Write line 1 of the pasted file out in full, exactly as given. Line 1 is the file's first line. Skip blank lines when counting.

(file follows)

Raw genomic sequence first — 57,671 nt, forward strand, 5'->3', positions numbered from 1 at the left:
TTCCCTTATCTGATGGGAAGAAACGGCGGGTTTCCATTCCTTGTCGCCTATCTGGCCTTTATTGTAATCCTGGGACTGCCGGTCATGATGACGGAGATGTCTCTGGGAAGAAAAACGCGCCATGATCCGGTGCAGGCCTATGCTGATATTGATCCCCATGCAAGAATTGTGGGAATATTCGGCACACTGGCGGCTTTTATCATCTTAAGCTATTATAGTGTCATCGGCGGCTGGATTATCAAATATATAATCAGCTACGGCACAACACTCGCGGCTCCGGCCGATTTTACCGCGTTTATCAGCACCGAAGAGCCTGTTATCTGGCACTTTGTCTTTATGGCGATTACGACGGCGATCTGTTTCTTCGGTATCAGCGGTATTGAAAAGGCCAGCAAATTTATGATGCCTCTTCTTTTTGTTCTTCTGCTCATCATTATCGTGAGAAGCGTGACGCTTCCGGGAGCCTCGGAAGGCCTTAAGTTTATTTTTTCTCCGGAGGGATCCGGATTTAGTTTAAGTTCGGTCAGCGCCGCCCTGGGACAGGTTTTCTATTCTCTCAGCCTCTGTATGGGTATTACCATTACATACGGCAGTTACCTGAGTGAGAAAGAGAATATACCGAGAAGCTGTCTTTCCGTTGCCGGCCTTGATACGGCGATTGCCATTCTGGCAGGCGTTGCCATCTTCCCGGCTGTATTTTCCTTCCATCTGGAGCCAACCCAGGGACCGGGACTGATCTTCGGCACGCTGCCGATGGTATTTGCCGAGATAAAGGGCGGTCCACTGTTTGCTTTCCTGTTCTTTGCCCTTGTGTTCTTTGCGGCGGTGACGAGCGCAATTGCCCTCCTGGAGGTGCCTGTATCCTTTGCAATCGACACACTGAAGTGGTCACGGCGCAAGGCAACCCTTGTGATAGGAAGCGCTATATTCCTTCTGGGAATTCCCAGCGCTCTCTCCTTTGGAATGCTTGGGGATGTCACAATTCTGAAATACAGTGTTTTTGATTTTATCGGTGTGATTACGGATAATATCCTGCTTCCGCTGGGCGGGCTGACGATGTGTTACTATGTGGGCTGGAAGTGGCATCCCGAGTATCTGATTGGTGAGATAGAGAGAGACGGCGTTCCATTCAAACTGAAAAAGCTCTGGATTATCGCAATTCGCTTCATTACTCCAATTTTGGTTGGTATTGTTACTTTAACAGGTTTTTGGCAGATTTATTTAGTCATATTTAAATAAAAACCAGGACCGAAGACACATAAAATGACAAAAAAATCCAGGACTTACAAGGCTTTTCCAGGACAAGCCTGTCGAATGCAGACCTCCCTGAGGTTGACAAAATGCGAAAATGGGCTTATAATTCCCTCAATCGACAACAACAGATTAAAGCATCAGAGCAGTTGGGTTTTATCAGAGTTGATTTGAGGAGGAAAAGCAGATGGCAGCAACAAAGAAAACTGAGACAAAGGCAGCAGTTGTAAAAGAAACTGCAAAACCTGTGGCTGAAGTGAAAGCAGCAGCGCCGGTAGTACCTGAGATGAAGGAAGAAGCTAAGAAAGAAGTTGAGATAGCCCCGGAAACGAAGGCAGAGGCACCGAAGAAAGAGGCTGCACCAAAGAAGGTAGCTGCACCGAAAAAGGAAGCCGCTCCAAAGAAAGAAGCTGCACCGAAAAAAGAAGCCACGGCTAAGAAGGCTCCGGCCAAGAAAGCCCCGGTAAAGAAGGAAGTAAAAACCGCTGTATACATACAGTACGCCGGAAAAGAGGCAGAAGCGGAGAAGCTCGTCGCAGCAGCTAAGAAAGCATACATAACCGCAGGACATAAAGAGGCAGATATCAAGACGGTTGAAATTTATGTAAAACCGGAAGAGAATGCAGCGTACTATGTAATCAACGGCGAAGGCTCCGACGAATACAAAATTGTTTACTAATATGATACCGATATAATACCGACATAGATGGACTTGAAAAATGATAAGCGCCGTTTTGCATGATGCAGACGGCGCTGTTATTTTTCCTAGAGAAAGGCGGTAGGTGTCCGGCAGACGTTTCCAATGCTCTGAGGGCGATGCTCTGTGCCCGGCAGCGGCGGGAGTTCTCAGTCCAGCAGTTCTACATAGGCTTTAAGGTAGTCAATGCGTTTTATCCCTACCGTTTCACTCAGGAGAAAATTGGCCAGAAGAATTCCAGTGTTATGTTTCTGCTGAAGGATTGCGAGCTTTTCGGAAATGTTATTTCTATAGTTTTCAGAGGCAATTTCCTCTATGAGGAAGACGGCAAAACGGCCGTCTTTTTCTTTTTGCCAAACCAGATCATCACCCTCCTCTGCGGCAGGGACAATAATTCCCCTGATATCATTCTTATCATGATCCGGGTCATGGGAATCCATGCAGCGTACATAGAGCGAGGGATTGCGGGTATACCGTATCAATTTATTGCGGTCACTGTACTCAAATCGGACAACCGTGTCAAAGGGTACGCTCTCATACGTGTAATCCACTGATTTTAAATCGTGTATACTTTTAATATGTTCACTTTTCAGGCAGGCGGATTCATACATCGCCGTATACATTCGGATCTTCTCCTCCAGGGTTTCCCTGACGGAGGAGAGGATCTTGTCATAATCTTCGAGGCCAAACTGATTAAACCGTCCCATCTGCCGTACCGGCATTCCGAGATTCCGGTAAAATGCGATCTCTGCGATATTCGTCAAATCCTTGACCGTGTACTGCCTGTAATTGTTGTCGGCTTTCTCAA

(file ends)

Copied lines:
Raw genomic sequence first — 57,671 nt, forward strand, 5'->3', positions numbered from 1 at the left: